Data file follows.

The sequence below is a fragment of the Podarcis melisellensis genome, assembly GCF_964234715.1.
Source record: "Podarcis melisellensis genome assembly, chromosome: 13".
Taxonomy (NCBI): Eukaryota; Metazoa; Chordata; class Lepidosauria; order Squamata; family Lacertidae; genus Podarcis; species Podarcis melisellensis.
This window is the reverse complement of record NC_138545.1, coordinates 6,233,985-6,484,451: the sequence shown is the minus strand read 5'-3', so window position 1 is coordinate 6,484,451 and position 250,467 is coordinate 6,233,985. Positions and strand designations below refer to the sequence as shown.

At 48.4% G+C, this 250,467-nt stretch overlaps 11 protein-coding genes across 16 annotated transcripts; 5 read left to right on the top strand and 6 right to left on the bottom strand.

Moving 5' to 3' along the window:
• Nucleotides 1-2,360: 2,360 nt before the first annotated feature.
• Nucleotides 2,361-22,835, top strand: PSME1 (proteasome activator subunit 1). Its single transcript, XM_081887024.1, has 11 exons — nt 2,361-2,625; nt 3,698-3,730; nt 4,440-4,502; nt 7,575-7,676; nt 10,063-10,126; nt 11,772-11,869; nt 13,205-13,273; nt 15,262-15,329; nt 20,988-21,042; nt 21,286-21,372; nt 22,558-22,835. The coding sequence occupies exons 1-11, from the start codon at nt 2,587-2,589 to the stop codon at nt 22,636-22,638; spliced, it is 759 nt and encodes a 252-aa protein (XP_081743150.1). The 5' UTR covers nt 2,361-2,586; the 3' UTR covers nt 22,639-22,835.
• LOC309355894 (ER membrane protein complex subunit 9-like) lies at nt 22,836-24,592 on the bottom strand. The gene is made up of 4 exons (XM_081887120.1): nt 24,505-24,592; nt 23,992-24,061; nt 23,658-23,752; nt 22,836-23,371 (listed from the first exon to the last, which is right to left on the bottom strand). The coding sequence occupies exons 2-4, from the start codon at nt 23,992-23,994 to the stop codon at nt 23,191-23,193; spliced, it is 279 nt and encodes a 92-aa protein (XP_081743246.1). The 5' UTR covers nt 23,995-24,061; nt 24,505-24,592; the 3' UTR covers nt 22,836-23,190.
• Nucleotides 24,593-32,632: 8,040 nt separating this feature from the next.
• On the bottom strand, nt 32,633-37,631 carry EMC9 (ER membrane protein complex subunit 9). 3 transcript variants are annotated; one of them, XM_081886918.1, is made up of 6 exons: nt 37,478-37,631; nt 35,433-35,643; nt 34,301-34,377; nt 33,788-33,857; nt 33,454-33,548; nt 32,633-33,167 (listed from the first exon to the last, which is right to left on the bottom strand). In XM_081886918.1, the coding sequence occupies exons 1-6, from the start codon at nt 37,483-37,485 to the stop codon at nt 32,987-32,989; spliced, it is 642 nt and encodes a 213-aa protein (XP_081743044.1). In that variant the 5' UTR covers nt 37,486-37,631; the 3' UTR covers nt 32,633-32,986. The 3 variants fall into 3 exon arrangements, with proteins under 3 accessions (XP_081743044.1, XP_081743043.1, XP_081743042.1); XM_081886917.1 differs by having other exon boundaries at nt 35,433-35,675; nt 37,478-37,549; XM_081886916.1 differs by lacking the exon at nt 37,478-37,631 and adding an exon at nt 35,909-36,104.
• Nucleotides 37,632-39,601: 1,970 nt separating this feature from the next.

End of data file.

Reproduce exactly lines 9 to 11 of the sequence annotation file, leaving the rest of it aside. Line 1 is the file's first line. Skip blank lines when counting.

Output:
• LOC309355894 (ER membrane protein complex subunit 9-like) lies at nt 22,836-24,592 on the bottom strand. The gene is made up of 4 exons (XM_081887120.1): nt 24,505-24,592; nt 23,992-24,061; nt 23,658-23,752; nt 22,836-23,371 (listed from the first exon to the last, which is right to left on the bottom strand). The coding sequence occupies exons 2-4, from the start codon at nt 23,992-23,994 to the stop codon at nt 23,191-23,193; spliced, it is 279 nt and encodes a 92-aa protein (XP_081743246.1). The 5' UTR covers nt 23,995-24,061; nt 24,505-24,592; the 3' UTR covers nt 22,836-23,190.
• Nucleotides 24,593-32,632: 8,040 nt separating this feature from the next.
• On the bottom strand, nt 32,633-37,631 carry EMC9 (ER membrane protein complex subunit 9). 3 transcript variants are annotated; one of them, XM_081886918.1, is made up of 6 exons: nt 37,478-37,631; nt 35,433-35,643; nt 34,301-34,377; nt 33,788-33,857; nt 33,454-33,548; nt 32,633-33,167 (listed from the first exon to the last, which is right to left on the bottom strand). In XM_081886918.1, the coding sequence occupies exons 1-6, from the start codon at nt 37,483-37,485 to the stop codon at nt 32,987-32,989; spliced, it is 642 nt and encodes a 213-aa protein (XP_081743044.1). In that variant the 5' UTR covers nt 37,486-37,631; the 3' UTR covers nt 32,633-32,986. The 3 variants fall into 3 exon arrangements, with proteins under 3 accessions (XP_081743044.1, XP_081743043.1, XP_081743042.1); XM_081886917.1 differs by having other exon boundaries at nt 35,433-35,675; nt 37,478-37,549; XM_081886916.1 differs by lacking the exon at nt 37,478-37,631 and adding an exon at nt 35,909-36,104.